WASHINGTON—The latest round of photos and videos of American personnel abusing Iraqi prisoners—revealed only to lawmakers Wednesday—includes images of Iraqi women exposing their breasts and of hooded Iraqi detainees masturbating, members of Congress said after viewing them.
Sen. Sam Brownback, R-Kan., said there were also some "gruesome scenes" that showed dead bodies, but without any explanation of how the victims had been killed or why.
"What we saw is appalling," said Senate Majority Leader Bill Frist, R-Tenn.
The photos and videos are the latest evidence in a scandal that's earned the United States condemnation from around the world, threatened President Bush's re-election hopes and put Defense Secretary Donald Rumsfeld on the defensive. The pictures of half-naked Muslim women are likely to further inflame the Islamic world, which puts a premium on female modesty.
Some lawmakers were skeptical that knowledge of the abuses was confined to the participants.
"You can't tell me that all this was going on with seven or eight Army privates," Democratic Sen. Bill Nelson of Florida said. "And so the question is, how far up the chain of command did these orders (go)?"
Sen. Jon Corzine, D-N.J., said the pictures and videotapes he saw paralleled the images of humiliated prisoners stripped naked that already had been released from the probe at Abu Ghraib.
"More of the same," said Sens. Christopher Bond, R-Mo., and John Edwards, D-N.C. Both said they were pained by what they'd seen.
Corzine said the sheer mass of photographic evidence deepened his conviction that the military's command structure had failed. He also said he doubted the abuses were the work of a handful of underlings, without the knowledge of commanding officers.
Senators and members of the House of Representatives viewed the photos and videos in private rooms on both sides of the Capitol.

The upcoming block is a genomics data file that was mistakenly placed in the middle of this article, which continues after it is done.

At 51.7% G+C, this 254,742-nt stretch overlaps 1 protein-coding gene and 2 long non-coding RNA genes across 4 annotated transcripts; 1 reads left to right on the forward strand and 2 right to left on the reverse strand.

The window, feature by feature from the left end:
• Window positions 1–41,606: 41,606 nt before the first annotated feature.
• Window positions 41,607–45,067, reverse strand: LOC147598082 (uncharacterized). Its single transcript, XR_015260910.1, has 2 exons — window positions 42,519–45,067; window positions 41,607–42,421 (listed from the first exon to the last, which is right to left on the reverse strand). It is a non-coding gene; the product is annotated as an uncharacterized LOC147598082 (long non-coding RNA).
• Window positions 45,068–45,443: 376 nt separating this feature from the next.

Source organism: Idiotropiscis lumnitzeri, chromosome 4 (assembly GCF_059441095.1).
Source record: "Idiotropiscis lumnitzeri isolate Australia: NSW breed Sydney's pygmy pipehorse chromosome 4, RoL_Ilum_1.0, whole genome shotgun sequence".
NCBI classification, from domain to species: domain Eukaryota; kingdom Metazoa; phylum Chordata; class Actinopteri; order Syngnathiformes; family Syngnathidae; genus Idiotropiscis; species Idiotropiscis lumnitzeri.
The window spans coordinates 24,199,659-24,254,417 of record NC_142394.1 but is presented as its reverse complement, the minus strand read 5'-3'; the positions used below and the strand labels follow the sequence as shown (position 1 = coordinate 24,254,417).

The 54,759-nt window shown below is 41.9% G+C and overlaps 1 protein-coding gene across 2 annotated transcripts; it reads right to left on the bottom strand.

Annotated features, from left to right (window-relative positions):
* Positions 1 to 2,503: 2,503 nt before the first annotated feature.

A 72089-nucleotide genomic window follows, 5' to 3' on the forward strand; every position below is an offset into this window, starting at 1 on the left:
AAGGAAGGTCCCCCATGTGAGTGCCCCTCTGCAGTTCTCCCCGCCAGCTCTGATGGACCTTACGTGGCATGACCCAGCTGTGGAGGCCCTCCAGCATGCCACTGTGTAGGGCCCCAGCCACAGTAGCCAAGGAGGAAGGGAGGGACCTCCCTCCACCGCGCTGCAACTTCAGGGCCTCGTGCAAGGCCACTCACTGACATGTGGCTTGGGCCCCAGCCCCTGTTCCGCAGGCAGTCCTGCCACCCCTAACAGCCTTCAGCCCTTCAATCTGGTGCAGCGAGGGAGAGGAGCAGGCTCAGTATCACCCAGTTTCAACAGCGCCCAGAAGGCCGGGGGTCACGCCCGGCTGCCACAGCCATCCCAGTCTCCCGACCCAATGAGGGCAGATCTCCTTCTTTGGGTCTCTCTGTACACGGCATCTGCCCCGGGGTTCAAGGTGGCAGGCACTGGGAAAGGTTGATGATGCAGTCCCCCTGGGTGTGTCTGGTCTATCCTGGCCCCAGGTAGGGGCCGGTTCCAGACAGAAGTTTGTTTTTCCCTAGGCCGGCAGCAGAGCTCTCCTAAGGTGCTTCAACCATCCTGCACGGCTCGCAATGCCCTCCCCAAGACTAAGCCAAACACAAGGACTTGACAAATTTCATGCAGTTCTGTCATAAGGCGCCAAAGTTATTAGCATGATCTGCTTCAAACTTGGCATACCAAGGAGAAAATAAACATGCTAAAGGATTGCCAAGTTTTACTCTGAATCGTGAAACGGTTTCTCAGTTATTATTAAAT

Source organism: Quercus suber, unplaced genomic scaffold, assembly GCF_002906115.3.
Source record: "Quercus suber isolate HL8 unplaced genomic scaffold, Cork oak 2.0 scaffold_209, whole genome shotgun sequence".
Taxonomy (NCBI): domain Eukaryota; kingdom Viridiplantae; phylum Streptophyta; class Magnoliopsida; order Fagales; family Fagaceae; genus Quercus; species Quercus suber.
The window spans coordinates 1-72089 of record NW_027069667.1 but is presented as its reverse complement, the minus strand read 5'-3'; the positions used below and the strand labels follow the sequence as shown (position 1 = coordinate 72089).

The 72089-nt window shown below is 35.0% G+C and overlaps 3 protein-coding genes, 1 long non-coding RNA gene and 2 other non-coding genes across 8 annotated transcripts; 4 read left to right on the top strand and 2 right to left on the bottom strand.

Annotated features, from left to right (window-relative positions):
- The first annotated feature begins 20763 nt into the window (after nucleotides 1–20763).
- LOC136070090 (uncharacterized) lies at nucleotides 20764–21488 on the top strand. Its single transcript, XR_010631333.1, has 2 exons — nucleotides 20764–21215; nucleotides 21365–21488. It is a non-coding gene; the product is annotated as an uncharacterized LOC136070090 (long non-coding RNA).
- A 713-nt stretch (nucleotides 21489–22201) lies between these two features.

Sen. Lindsey Graham, R-S.C., described the experience as numbing. Though the room was crowded, he said, "You could hear a pin drop."
Expecting that the material will be leaked eventually, many members said the Defense Department, which has control of the images, should make them publicly available.
Brownback said all the images that involved Iraqis should be released, but that he saw no compelling reason to release photos that involved only Americans engaged in sexual acts.
"That's basically pornography," Brownback said. "They can be used for courts-martial, but not released to the world."
Sen. Dianne Feinstein, D-Calif., said after viewing the images that she didn't think the newest batch should become public.
"I think it's important that we see them so we know what we're dealing with," she said, "but I think the nation has had enough of a sample."
Wednesday night, CBS's "60 Minutes II" was to air a video of U.S. service members talking about their hatred of Iraqi prisoners.
The tape is part of a video diary made at Camp Bucca last summer by an unidentified soldier in the 800th MP Brigade. It shows a dead sand viper, and the soldier comments that the snakes already had killed two prisoners.
"Who cares?" she says. "That's two less for me to worry about."
The 800th MP Brigade later was transferred to Abu Ghraib.
Many lawmakers declined to discuss the newest batch of photographs and videos other than to say they were disgusted.
(Knight Ridder correspondents Frank Davies, Lauren Markoe, Chris Mondics and Alan Bjerga contributed to this report.)
(c) 2004, Knight Ridder/Tribune Information Services.